(1) The landing gear and directly affected attaching structure must be designed for the maximum vertical ground reaction combined with an aft acting drag component of not less than 25% of this maximum vertical ground reaction.

(2) The most severe combination of loads that are likely to arise during a lateral drift landing must be taken into account. In absence of a more rational analysis of this condition, the following must be investigated:

(i) A vertical load equal to 75% of the maximum ground reaction of §25.473 must be considered in combination with a drag and side load of 40% and 25% respectively of that vertical load.

(ii) The shock absorber and tire deflections must be assumed to be 75% of the deflection corresponding to the maximum ground reaction of §25.473(a)(2). This load case need not be considered in combination with flat tires.

(3) The combination of vertical and drag components is considered to be acting at the wheel axle centerline.

[Amdt. 25-91, 62 FR 40705, July 29, 1997; Amdt. 25-91, 62 FR 45481, Aug. 27, 1997]

(a) In the tail-down attitude, the airplane is assumed to contact the ground at forward velocity components, ranging from VL1 to VL2 parallel to the ground under the conditions prescribed in §25.473 with—

(1) VL1 equal to VS0 (TAS) at the appropriate landing weight and in standard sea level conditions; and

(2) VL2 equal to VS0 (TAS) at the appropriate landing weight and altitudes in a hot day temperature of 41 degrees F. above standard.

(3) The combination of vertical and drag components considered to be acting at the main wheel axle centerline.

(b) For the tail-down landing condition for airplanes with tail wheels, the main and tail wheels are assumed to contact the ground simultaneously, in accordance with figure 3 of appendix A. Ground reaction conditions on the tail wheel are assumed to act—

(1) Vertically; and

(2) Up and aft through the axle at 45 degrees to the ground line.

(c) For the tail-down landing condition for airplanes with nose wheels, the airplane is assumed to be at an attitude corresponding to either the stalling angle or the maximum angle allowing clearance with the ground by each part of the airplane other than the main wheels, in accordance with figure 3 of appendix A, whichever is less.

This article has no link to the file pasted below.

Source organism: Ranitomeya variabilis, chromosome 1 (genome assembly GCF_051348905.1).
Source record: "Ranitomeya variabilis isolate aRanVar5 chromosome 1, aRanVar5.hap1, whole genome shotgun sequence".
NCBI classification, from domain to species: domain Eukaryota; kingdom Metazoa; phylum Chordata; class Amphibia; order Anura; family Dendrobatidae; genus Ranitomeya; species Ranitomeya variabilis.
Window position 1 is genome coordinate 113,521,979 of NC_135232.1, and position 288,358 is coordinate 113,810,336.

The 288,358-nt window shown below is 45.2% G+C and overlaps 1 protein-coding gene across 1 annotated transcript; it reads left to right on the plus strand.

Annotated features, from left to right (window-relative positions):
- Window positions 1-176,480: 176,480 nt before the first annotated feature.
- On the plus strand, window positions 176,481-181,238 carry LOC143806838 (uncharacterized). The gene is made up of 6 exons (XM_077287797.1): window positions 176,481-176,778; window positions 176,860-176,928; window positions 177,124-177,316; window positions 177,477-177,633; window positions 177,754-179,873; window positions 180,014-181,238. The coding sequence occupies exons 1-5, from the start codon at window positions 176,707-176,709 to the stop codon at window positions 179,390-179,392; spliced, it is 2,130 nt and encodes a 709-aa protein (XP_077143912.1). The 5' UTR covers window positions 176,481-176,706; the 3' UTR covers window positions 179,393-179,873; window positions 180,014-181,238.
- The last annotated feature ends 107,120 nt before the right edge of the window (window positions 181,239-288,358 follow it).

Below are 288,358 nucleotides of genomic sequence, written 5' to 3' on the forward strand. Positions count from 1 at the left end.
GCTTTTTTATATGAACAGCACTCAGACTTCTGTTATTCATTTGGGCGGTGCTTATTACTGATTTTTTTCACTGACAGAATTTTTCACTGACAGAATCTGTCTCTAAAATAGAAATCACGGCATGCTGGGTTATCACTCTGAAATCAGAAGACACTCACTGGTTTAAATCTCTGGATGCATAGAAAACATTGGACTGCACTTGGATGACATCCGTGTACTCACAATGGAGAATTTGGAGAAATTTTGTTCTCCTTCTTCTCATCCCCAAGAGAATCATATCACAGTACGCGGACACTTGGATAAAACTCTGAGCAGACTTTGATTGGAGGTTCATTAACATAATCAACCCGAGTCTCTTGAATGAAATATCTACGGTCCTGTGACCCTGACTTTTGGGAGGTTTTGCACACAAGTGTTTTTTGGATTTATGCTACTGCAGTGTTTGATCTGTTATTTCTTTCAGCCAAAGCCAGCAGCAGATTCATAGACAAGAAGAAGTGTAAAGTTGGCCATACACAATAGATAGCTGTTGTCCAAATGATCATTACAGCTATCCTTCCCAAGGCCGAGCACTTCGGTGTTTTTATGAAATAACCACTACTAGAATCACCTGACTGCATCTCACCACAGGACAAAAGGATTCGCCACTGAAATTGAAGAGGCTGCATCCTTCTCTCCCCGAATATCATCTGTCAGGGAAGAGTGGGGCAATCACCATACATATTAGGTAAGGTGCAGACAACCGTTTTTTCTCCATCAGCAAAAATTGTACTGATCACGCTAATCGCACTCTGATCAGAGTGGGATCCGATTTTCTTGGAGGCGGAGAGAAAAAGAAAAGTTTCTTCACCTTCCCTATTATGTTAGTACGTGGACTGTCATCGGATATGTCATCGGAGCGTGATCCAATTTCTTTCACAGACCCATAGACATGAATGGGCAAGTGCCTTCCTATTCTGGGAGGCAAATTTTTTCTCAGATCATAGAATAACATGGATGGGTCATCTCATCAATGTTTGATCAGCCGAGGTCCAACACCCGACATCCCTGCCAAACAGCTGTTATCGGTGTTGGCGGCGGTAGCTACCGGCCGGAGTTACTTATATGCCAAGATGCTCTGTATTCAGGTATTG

[Doc. No. 5066, 29 FR 18291, Dec. 24, 1964, as amended by Amdt. 25-91, 62 FR 40705, July 29, 1997; Amdt. 25-94, 63 FR 8848, Feb. 23, 1998]

For the one-gear landing conditions, the airplane is assumed to be in the level attitude and to contact the ground on one main landing gear, in accordance with Figure 4 of Appendix A of this part. In this attitude—

(a) The ground reactions must be the same as those obtained on that side under §25.479(d)(1), and

(b) Each unbalanced external load must be reacted by airplane inertia in a rational or conservative manner.

[Doc. No. 5066, 29 FR 18291, Dec. 24, 1964, as amended by Amdt. 25-91, 62 FR 40705, July 29, 1997]

In addition to §25.479(d)(2) the following conditions must be considered:

(a) For the side load condition, the airplane is assumed to be in the level attitude with only the main wheels contacting the ground, in accordance with figure 5 of appendix A.

(b) Side loads of 0.8 of the vertical reaction (on one side) acting inward and 0.6 of the vertical reaction (on the other side) acting outward must be combined with one-half of the maximum vertical ground reactions obtained in the level landing conditions. These loads are assumed to be applied at the ground contact point and to be resisted by the inertia of the airplane. The drag loads may be assumed to be zero.

[Doc. No. 5066, 29 FR 18291, Dec. 24, 1964, as amended by Amdt. 25-91, 62 FR 40705, July 29, 1997]

(a) The landing gear and its supporting structure must be investigated for the loads occurring during rebound of the airplane from the landing surface.

(b) With the landing gear fully extended and not in contact with the ground, a load factor of 20.0 must act on the unsprung weights of the landing gear. This load factor must act in the direction of motion of the unsprung weights as they reach their limiting positions in extending with relation to the sprung parts of the landing gear.

Unless otherwise prescribed, the landing gear and airplane structure must be investigated for the conditions in §§25.491 through 25.509 with the airplane at the design ramp weight (the maximum weight for ground handling conditions). No wing lift may be considered. The shock absorbers and tires may be assumed to be in their static position.

[Doc. No. 5066, 29 FR 18291, Dec. 24, 1964, as amended by Amdt. 25-23, 35 FR 5673, Apr. 8, 1970]

Within the range of appropriate ground speeds and approved weights, the airplane structure and landing gear are assumed to be subjected to loads not less than those obtained when the aircraft is operating over the roughest ground that may reasonably be expected in normal operation.

[Amdt. 25-91, 62 FR 40705, July 29, 1997]